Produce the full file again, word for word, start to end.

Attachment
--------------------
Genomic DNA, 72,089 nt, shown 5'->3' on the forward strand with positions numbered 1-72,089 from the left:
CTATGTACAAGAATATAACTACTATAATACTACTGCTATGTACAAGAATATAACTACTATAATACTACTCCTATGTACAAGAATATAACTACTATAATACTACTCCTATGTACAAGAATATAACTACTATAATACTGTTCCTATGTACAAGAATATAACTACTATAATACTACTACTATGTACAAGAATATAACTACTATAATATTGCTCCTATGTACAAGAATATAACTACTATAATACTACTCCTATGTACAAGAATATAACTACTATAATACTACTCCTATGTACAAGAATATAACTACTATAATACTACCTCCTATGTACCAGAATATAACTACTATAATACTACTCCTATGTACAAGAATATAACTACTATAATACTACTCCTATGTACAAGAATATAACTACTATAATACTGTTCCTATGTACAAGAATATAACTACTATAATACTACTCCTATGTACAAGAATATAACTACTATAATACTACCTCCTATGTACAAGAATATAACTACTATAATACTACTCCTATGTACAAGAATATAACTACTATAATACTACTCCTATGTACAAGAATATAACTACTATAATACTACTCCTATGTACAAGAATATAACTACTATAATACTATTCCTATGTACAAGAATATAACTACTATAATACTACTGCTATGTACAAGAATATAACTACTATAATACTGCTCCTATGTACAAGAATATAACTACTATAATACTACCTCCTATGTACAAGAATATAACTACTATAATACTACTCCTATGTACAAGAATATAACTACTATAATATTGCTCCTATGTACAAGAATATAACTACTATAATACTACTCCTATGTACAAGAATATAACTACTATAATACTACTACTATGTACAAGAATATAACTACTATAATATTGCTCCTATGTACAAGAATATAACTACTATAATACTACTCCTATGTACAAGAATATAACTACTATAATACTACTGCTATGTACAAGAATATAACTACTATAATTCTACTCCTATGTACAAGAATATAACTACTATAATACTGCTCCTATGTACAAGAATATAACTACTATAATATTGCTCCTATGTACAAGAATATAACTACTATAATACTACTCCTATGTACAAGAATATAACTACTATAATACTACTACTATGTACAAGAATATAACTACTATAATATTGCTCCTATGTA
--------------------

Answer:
Genomic DNA, 72,089 nt, shown 5'->3' on the forward strand with positions numbered 1-72,089 from the left:
CTATGTACAAGAATATAACTACTATAATACTACTGCTATGTACAAGAATATAACTACTATAATACTACTCCTATGTACAAGAATATAACTACTATAATACTACTCCTATGTACAAGAATATAACTACTATAATACTGTTCCTATGTACAAGAATATAACTACTATAATACTACTACTATGTACAAGAATATAACTACTATAATATTGCTCCTATGTACAAGAATATAACTACTATAATACTACTCCTATGTACAAGAATATAACTACTATAATACTACTCCTATGTACAAGAATATAACTACTATAATACTACCTCCTATGTACCAGAATATAACTACTATAATACTACTCCTATGTACAAGAATATAACTACTATAATACTACTCCTATGTACAAGAATATAACTACTATAATACTGTTCCTATGTACAAGAATATAACTACTATAATACTACTCCTATGTACAAGAATATAACTACTATAATACTACCTCCTATGTACAAGAATATAACTACTATAATACTACTCCTATGTACAAGAATATAACTACTATAATACTACTCCTATGTACAAGAATATAACTACTATAATACTACTCCTATGTACAAGAATATAACTACTATAATACTATTCCTATGTACAAGAATATAACTACTATAATACTACTGCTATGTACAAGAATATAACTACTATAATACTGCTCCTATGTACAAGAATATAACTACTATAATACTACCTCCTATGTACAAGAATATAACTACTATAATACTACTCCTATGTACAAGAATATAACTACTATAATATTGCTCCTATGTACAAGAATATAACTACTATAATACTACTCCTATGTACAAGAATATAACTACTATAATACTACTACTATGTACAAGAATATAACTACTATAATATTGCTCCTATGTACAAGAATATAACTACTATAATACTACTCCTATGTACAAGAATATAACTACTATAATACTACTGCTATGTACAAGAATATAACTACTATAATTCTACTCCTATGTACAAGAATATAACTACTATAATACTGCTCCTATGTACAAGAATATAACTACTATAATATTGCTCCTATGTACAAGAATATAACTACTATAATACTACTCCTATGTACAAGAATATAACTACTATAATACTACTACTATGTACAAGAATATAACTACTATAATATTGCTCCTATGTA